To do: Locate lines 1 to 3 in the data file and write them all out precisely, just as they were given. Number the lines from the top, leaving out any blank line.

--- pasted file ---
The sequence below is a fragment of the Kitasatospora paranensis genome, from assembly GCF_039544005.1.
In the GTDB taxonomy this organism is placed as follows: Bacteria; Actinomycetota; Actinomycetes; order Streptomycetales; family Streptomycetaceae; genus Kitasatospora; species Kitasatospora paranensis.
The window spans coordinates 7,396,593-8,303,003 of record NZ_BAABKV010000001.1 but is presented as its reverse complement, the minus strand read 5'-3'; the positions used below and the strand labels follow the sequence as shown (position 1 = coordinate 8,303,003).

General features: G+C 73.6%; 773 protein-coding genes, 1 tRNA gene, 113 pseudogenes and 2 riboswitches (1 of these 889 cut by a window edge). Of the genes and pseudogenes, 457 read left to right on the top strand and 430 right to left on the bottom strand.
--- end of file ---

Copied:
The sequence below is a fragment of the Kitasatospora paranensis genome, from assembly GCF_039544005.1.
In the GTDB taxonomy this organism is placed as follows: Bacteria; Actinomycetota; Actinomycetes; order Streptomycetales; family Streptomycetaceae; genus Kitasatospora; species Kitasatospora paranensis.
The window spans coordinates 7,396,593-8,303,003 of record NZ_BAABKV010000001.1 but is presented as its reverse complement, the minus strand read 5'-3'; the positions used below and the strand labels follow the sequence as shown (position 1 = coordinate 8,303,003).